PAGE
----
QRS axis, degrees 111 (71 to 199) 114 (78 to 207) 116 (79 to 203) 116 (66 to 198) <.001* 
PR interval, ms 96 (80 to 122) 98 (80 to 122) 98 (80 to 122) 98 (80 to 122) <.001* 
QRS duration, ms 54 (44 to 68) 56 (44 to 68) 56 (44 to 68) 56 (44 to 68) <.001* 
QT interval, ms 276 (226 to 336) 274 (226 to 332) 276 (228 to 334) 278 (231 to 343) <.01* 
QTcBazett, ms 420 (377 to 476) 419 (373 to 473) 418 (372 to 470) 420 (375 to 474) <.001* 
QTcFridericia, ms 365 (321 to 418) 364 (319 to 415) 364 (319 to 411) 366 (324 to 412) <.01* 
R-V1, mV 1.06 (0.30 to 2.41) 1.15 (0.32 to 2.60) 1.18 (0.34 to 2.67) 1.19 (0.35 to 2.71) <.001* 
S-V1, mV 0.63 (0.1 to 1.95) 0.63 (0.08 to 2.10) 0.61 (0.08 to 2.11) 0.60 (0.08 to 2.13) .45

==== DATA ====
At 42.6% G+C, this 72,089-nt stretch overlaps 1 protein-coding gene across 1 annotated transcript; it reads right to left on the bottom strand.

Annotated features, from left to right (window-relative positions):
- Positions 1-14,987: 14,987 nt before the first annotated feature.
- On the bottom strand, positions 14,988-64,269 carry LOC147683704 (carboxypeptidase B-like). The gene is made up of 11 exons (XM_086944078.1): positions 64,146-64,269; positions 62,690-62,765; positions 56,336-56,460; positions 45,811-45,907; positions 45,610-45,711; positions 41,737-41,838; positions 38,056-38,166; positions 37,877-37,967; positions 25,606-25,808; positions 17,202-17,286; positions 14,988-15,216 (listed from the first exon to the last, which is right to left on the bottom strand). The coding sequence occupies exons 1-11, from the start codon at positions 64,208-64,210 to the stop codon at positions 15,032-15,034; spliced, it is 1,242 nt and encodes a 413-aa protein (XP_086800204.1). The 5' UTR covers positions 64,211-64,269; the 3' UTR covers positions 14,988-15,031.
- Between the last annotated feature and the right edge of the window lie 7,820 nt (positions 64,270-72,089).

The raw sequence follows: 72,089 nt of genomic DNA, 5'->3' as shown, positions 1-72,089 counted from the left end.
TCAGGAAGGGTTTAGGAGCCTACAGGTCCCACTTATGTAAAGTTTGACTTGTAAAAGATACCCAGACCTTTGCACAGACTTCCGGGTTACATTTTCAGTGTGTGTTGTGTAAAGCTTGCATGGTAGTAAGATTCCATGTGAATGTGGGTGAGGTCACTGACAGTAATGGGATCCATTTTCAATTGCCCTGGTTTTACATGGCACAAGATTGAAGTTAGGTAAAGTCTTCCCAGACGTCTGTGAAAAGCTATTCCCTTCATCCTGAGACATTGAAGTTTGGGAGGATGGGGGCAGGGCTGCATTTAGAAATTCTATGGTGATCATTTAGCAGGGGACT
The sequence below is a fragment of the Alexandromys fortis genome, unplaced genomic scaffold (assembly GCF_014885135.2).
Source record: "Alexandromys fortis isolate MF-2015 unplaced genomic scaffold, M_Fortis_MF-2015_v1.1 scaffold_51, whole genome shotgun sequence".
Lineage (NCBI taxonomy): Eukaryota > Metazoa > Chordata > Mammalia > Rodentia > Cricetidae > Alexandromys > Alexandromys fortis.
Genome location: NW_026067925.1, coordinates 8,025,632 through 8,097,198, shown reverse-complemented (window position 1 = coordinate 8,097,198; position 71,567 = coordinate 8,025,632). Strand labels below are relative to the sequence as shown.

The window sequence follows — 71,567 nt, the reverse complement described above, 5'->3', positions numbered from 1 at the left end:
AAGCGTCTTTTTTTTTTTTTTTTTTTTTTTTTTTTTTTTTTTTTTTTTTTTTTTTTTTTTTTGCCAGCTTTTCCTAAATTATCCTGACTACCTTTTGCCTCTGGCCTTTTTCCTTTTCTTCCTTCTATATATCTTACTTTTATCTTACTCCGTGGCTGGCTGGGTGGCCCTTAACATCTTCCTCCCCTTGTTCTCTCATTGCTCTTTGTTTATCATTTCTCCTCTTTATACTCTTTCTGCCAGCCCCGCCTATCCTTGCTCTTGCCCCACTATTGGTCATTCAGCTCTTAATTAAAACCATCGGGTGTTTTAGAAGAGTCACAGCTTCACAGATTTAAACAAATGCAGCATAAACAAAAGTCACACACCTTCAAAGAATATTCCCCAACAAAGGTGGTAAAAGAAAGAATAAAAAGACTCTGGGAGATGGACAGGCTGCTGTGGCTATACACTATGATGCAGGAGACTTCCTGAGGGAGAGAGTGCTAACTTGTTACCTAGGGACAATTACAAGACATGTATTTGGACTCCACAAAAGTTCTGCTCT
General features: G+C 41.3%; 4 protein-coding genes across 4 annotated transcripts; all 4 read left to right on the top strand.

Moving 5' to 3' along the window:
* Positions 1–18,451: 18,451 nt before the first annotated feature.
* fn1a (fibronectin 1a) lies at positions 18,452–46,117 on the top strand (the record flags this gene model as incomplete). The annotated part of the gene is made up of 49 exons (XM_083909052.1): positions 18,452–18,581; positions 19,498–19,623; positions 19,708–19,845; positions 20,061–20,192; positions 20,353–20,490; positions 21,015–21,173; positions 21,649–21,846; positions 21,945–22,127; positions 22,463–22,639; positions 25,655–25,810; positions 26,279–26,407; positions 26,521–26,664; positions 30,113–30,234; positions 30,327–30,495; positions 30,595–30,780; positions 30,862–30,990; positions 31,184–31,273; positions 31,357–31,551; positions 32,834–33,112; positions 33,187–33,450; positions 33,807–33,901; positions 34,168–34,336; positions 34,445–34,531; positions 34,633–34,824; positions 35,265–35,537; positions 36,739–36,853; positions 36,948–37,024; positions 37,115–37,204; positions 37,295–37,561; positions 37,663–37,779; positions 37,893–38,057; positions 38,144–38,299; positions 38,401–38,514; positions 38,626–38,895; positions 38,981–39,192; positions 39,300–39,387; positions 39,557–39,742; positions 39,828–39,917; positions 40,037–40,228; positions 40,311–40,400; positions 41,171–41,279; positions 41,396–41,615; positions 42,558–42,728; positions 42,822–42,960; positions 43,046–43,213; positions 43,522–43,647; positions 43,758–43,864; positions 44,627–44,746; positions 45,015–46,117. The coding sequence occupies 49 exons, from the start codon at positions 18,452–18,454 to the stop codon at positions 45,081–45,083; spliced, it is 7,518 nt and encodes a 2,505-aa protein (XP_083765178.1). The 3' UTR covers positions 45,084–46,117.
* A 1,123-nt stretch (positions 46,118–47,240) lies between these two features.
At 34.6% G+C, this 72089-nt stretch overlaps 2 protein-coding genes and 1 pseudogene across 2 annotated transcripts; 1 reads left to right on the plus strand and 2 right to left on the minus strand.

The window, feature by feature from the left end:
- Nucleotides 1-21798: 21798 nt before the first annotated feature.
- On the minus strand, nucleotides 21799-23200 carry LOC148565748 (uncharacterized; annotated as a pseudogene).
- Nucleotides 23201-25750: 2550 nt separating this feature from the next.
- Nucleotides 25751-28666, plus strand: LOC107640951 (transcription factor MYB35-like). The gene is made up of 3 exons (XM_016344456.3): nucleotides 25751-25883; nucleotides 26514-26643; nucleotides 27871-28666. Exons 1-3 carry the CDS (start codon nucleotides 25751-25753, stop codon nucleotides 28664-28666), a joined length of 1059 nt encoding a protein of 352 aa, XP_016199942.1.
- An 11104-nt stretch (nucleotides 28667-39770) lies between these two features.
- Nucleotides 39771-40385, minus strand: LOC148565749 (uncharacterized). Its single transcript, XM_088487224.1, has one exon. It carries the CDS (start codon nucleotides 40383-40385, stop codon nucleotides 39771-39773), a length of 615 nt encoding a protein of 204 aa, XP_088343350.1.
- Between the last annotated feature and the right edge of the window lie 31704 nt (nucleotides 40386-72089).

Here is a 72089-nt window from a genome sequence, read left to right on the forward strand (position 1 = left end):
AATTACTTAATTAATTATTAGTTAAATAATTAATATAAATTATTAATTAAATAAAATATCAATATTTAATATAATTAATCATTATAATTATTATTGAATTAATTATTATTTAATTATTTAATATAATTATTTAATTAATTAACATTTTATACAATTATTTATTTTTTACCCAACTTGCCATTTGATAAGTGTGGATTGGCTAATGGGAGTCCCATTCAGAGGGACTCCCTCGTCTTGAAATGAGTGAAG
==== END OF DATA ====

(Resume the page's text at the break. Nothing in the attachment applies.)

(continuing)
R-V6, mV 0.91 (0.23 to 2.10) 0.91 (0.24 to 2.14) 0.88 (0.22 to 2.13) 0.95 (0.23 to 2.10) .09 
S-V6, mV 0.58 (0.14 to 1.67) 0.63 (0.14 to 1.74) 0.64 (0.13 to 1.94) 0.66 (0.15 to 1.92) <.001* 

Adapted from Spong CY. Defining “term” pregnancy: recommendations from the Defining “Term” Pregnancy Workgroup. JAMA. 2013;309(23):2445–2446. Continuous variables are displayed as medians (second to 98th percentiles). R-V1, maximum R-wave amplitude in V1; R-V6, maximum R-wave amplitude in V6; S-V1, maximum S-wave amplitude in V1; S-V6, maximum S-wave amplitude in V6.

*

Significant value.

The median PR interval was significantly shorter in neonates ≤35 weeks’ GA (94 milliseconds; range 70 to 124) compared with the median PR interval in neonates ≥42 weeks’ GA (98 milliseconds; range 72 to 136; P < .001).